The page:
Reflections on a successful delivery of 8,000 bottles of wine, Holland to Denmark
At this writing, the Tres Hombres schooner-brig is just reaching the Netherlands, on its way back from Copenhagen. I wish I had taken the round trip and remained with my able crew mates, but I had to keep to my sail-transport research schedule by returning to the Mediterranean.
This we are sure of: as petroleum dependence continues to wreak havoc on our Earth’s sensitive environment, and the energy alternatives do not comprise an immediate solution, sail power emerges as the most viable energy source for trade and travel.
The advent of zero-to-low-carbon transport is only “new” when consciously pursued as a step beyond petroleum. Traditional Indonesian sailing vessels, sporting low-tech/low-cost features, are only doing what is practical. The modern energy-intensive world’s version is to create new projects with an eye to the new Age of Sail.
Prior to sailing to Copenhagen with French wine, Netherlands-based Fair Transport had its 32-meter schooner-brig Tres Hombres, complete an engineless delivery of 28,000 Grenada chocolate bars to Holland. In the Caribbean, an additional, unanticipated spare cargo space materialized. So cacao spiked with toasted sea salt was picked up on Hispañola. This unanticipated cargo was due to U.S. intransigence on accepting the Grenada bars in New York Harbor because the vessel and crew were foreign — even though there was a U.S. customer and the delivery would have been very low-carbon. The U.S. public needs to clamour for a more rational approach, or wait until necessity ushers in the new Age of Sail.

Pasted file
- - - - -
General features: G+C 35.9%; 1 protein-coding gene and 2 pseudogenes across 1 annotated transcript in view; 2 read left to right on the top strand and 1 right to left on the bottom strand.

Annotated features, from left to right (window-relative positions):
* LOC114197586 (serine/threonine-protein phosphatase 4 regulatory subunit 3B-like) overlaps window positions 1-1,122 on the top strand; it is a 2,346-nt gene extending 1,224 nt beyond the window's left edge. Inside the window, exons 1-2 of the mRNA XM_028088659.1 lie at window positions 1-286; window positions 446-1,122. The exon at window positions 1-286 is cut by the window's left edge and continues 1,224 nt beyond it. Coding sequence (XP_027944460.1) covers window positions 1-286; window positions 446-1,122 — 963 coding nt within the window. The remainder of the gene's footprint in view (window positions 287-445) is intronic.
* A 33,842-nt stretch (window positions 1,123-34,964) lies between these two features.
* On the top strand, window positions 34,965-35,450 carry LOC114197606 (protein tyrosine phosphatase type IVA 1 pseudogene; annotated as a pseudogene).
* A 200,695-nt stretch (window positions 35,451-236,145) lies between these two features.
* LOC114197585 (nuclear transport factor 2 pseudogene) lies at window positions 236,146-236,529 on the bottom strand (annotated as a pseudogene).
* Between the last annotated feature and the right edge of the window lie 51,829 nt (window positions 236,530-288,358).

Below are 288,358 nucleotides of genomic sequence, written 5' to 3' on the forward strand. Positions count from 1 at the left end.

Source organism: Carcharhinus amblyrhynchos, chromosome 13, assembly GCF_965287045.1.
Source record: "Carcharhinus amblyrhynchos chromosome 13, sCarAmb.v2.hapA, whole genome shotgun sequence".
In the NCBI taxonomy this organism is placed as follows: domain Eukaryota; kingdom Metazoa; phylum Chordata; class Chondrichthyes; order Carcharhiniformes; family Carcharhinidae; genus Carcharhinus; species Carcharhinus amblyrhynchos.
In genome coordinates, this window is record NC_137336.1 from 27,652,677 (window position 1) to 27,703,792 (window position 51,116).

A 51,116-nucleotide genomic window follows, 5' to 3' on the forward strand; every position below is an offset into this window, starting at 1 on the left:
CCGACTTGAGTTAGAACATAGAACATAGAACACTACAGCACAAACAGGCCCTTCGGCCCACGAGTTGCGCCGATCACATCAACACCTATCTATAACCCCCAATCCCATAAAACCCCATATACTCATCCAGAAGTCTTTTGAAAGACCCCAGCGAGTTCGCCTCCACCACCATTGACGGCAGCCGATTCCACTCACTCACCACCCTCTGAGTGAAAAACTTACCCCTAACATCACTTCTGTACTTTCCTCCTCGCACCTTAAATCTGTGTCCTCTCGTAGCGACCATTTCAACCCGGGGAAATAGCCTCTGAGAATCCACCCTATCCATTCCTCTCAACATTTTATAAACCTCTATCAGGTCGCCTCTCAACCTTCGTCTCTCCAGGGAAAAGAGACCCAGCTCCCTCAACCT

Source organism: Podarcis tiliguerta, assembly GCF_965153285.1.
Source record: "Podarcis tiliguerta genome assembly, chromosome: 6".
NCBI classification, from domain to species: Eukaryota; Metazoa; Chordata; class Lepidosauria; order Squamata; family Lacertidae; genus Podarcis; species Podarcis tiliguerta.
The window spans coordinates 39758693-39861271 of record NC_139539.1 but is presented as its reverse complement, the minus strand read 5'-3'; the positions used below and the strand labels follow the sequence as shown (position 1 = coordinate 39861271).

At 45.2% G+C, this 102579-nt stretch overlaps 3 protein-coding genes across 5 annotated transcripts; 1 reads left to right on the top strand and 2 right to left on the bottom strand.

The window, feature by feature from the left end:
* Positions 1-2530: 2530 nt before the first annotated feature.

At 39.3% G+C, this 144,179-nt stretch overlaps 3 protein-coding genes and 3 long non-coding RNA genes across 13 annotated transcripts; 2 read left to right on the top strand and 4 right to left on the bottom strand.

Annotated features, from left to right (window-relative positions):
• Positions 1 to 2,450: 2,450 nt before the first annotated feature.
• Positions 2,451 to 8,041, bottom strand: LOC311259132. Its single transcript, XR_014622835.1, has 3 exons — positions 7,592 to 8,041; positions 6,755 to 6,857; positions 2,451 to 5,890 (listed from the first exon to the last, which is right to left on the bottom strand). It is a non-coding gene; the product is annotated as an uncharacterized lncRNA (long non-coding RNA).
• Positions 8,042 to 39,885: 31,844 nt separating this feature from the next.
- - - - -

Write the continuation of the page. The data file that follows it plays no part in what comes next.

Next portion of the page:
How did the chocolate bars not melt in the tropics? Answer: a refrigerated cargo hold, cooled on board primarily by solar-panel and wind-turbine power, keeps the bars solid until seawater temperature gets down to at least 16 degrees centigrade further north. This is an example of how Fair Transport gets the job done, illustrating that it deserves more cargo business and more passenger-trainees to support growing operations.
How about an additional ship serving more ports and regions? The more the merrier, and the quicker the “sea change” that must come for trade and travel. Bunker fuel and jet fuel may be convenient, but their cost and damage are ushering them into history’s trash bin. To rise to the occasion, Fair Transport has four certified sea captains, one of its strengths. This is the model for global sail transport success: expanding an organization’s expertise along with business.